Okochi Sanso villaOkochi Sanso VillaOkochi Sanso VillakyotoOkochi Sanso Villa

Okochi Sanso Villa 


Otagi Nenbutsuji Temple (Arashiyama)

This small temple up on the top of the hill in Arashiyama is a bit out of the way, so I had to take a bus ( a wrong one… but I eventually got there thanks to a kind bus driver). Like many temples in Kyoto ( or Japan even), it was rebuilt many times and eventually moved to the current location in 1922. The attraction here is not the temple itself but the 1200 carved Rakan figures made between 1981 to 1991. Each figure is different and many of them are quite humourous. Although these figures are relatively new, they merge so well with the surroundings that they don’t seem out of place at all. A fun and unusual site that is worth the track.


Otagi Nenbutsuji TemplekyotoOtagi Nenbutsuji TempleOtagi Nenbutsuji Templekyoto

Otagi Nenbutsuji Temple


Taizo-in  ( within the Myoshin-ji complex)

This small temple near where I was staying has two famous landscape gardens designed by the Zen master and painter, Kano Motonobu and Nakane Kinsaku. I was slightly overwhelmed by the ineffable emotions that I experienced here. I could not explain it, but I was close to tears here for no particular reason. Perhaps the hospitable gardener could sense this from afar, so he waved me over and showed me the ‘secret magic’ in his garden despite our language barrier. It was a very touching moment, and I left the garden smiling and filled with gratitude.


taizo intaizo intaizo intaizo intaizo in



Jojakkoji (Arashiyama)

This secluded temple does not look very spectacular from the entrance, but it has an amazing view of Kyoto and is also a well-known site for autumn foliage. The temple has a Taho-to pagoda, an important cultural property built in 1620, and the atmosphere is particularly subdued here.





To be continued…


Kyoto temple stay


Myoshinji temple complex, the head temple of Rinzai Zen Buddhism


A few years ago, I stayed at a Buddhist temple in South Korea and it was one of the most spiritually rewarding experiences that I could not forget. Since then, I have been wanting to stay at a Japanese zen Buddhist temple because of my interest in Zen Buddhism.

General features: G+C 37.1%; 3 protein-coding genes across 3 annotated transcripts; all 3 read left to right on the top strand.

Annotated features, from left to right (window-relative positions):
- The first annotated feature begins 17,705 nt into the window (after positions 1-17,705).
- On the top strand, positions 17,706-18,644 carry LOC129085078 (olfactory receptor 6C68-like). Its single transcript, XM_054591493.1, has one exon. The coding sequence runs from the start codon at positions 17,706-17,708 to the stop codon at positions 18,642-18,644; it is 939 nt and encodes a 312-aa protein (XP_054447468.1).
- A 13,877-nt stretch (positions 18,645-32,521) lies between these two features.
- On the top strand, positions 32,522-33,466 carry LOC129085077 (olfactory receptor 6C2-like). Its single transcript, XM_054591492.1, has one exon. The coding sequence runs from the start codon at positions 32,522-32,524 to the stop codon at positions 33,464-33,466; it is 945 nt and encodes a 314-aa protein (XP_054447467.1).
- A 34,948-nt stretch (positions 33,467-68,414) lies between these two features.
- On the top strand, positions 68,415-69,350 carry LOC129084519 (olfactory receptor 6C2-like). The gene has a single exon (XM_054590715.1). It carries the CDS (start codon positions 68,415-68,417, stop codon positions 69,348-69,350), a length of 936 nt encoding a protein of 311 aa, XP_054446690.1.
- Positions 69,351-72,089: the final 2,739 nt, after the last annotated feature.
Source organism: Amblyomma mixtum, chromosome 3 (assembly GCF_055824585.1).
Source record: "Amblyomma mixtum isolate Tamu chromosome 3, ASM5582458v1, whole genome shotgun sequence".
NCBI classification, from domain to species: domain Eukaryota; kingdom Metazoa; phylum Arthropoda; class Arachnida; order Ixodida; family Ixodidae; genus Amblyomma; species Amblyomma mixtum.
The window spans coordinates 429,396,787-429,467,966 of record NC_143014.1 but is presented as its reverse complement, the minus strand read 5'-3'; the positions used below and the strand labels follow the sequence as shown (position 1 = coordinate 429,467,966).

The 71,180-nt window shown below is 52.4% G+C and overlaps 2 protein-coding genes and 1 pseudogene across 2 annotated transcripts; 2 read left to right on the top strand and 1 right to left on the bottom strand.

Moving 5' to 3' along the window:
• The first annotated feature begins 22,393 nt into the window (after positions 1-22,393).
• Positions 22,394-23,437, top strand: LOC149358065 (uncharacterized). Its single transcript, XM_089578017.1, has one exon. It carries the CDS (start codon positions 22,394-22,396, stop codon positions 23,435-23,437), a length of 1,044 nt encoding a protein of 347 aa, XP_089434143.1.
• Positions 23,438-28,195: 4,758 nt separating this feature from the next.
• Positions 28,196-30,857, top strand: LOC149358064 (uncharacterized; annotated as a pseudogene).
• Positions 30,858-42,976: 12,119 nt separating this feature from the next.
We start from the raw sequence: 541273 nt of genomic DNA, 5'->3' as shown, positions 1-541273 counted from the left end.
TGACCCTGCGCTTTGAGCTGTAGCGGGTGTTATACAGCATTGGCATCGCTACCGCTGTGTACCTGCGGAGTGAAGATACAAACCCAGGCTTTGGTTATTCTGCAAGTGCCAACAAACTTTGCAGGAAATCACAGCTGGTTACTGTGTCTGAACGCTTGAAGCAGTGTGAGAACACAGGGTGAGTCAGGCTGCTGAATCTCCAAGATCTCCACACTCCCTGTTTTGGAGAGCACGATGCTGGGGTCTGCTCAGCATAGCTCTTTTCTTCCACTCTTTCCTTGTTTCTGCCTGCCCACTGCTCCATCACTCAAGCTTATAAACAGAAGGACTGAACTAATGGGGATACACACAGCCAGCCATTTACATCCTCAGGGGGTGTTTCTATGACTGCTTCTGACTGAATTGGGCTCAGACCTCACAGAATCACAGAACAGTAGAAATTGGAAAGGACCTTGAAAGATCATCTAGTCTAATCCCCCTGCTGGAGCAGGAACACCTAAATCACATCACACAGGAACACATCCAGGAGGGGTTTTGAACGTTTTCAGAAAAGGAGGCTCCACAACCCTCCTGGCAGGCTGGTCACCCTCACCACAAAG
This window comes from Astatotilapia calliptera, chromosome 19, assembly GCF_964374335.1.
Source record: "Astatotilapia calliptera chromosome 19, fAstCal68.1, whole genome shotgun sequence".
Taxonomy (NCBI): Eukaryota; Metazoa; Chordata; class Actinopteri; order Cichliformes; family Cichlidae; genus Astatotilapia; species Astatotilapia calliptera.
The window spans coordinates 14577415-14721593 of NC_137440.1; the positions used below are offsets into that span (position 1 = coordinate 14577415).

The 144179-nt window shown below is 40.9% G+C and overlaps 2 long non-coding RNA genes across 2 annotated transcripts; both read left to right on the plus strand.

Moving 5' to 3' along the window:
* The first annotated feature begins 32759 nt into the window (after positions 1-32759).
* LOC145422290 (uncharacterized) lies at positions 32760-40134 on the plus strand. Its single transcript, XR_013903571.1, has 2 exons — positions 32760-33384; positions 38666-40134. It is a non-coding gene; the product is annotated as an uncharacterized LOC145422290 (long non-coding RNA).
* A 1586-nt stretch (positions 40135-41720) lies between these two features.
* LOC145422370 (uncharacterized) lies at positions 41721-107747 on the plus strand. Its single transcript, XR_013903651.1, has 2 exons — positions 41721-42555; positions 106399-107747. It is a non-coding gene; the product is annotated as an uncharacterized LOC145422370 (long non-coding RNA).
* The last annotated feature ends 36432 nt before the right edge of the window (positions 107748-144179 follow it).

There are only a few temples where foreigners could stay in Kyoto and Shunkoin temple is one of them. The temple is a sub-temple within the Myoshinji temple complex, it offers reasonably-priced accommodation, where guests can also join the daily meditation class and tour in the morning at a reduced rate.

Unlike my previous experience in Korea where I had to get up at 4am to climb up to a hill-top temple for the mediation and chanting session, the mediation class at this temple is much more relaxed and casual. The meditation classes are catered more for complete beginners, but I was glad to pick up tips and advice from the US-educated neurologist and Reverend Taka Kawakami, and to meditate in such a peaceful setting. After the class and tour, we were also offered green tea and sweet, and got to know other guests who were all from different parts of the world.


shunkoin templeshunkoin templerock garden kyotoshunkoin templeshunkoin temple


The temple houses many treasures such as The Bell of Nanban-ji ( over 400 years old), Confucius-influenced sliding door panels by well-known painter, Kano Eigaku, and The Garden of Boulders, a rock garden that represents the islands of Ise Bay.

It was also particularly interesting to learn that the internationally renowned Zen author D. T. Suzuki was a frequent guest at the temple, where he used to discuss Zen Buddhism and philosophy with Dr. Hisamatsu who resided at the temple between 1943 and 1949.


shunkoin templeshunkoin temple

Exterior of the accommodation and the kitchen/ common area


The newly-renovated accommodation building is clean and functional, and has a kitchen/ common area where guests can prepare simple meals and hot drinks. The tatami room itself is quite minimal but has a desk, a chair, air-conditioning unit, private toilet and shower, as well as free wi-fi. I was very satisfied with the amenities as I realised that there was nothing more that I needed apart from the basics.


shunkoin templeshunkoin templerock gardenbathhouseshunkoin templeshunkoin temple


On the last day of my stay, I took the opportunity to explore other parts of Myoshinji, and I stumbled upon a guided tour to the Hatto/ Dharma Hall and an ancient bathhouse ( see above). Inside the hall, I saw ( and heard the recording of) the oldest bell in Japan made in 698 and a magnificent ceiling painting of a dragon, which appears almost three-dimensional and looks different from every angle.

Although Myoshinji is not in the centre of Kyoto, it is close to many famous World heritage sites like Ryoanji ( which also belongs to Myoshinji) and Ninnaji, so with a bike that I borrowed ( free of charge) from the temple, I was able to cycle and explore the area and avoided the crowds in the city centre, which for me was the perfect getaway.


To be continued…